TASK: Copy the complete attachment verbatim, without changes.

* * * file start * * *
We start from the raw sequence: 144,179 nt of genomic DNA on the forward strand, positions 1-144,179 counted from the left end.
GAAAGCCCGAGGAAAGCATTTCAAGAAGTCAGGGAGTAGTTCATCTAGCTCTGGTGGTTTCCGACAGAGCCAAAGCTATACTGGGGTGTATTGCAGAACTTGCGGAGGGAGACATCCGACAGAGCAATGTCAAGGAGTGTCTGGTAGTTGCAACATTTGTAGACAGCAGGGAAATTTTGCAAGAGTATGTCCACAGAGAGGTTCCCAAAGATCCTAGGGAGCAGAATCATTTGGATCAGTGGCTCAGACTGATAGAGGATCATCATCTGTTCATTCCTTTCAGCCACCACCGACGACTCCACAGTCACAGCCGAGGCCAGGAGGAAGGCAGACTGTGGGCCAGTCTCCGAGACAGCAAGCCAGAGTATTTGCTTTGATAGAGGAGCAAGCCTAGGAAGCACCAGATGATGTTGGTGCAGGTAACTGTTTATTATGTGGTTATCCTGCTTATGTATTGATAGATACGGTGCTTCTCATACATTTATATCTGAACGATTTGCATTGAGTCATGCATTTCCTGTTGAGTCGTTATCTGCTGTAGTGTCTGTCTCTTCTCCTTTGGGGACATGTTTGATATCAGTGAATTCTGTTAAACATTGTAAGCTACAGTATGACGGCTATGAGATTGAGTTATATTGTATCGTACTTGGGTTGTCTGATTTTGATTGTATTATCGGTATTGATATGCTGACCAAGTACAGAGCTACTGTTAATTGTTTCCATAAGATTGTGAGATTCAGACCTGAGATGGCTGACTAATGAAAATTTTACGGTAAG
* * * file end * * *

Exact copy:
We start from the raw sequence: 144,179 nt of genomic DNA on the forward strand, positions 1-144,179 counted from the left end.
GAAAGCCCGAGGAAAGCATTTCAAGAAGTCAGGGAGTAGTTCATCTAGCTCTGGTGGTTTCCGACAGAGCCAAAGCTATACTGGGGTGTATTGCAGAACTTGCGGAGGGAGACATCCGACAGAGCAATGTCAAGGAGTGTCTGGTAGTTGCAACATTTGTAGACAGCAGGGAAATTTTGCAAGAGTATGTCCACAGAGAGGTTCCCAAAGATCCTAGGGAGCAGAATCATTTGGATCAGTGGCTCAGACTGATAGAGGATCATCATCTGTTCATTCCTTTCAGCCACCACCGACGACTCCACAGTCACAGCCGAGGCCAGGAGGAAGGCAGACTGTGGGCCAGTCTCCGAGACAGCAAGCCAGAGTATTTGCTTTGATAGAGGAGCAAGCCTAGGAAGCACCAGATGATGTTGGTGCAGGTAACTGTTTATTATGTGGTTATCCTGCTTATGTATTGATAGATACGGTGCTTCTCATACATTTATATCTGAACGATTTGCATTGAGTCATGCATTTCCTGTTGAGTCGTTATCTGCTGTAGTGTCTGTCTCTTCTCCTTTGGGGACATGTTTGATATCAGTGAATTCTGTTAAACATTGTAAGCTACAGTATGACGGCTATGAGATTGAGTTATATTGTATCGTACTTGGGTTGTCTGATTTTGATTGTATTATCGGTATTGATATGCTGACCAAGTACAGAGCTACTGTTAATTGTTTCCATAAGATTGTGAGATTCAGACCTGAGATGGCTGACTAATGAAAATTTTACGGTAAG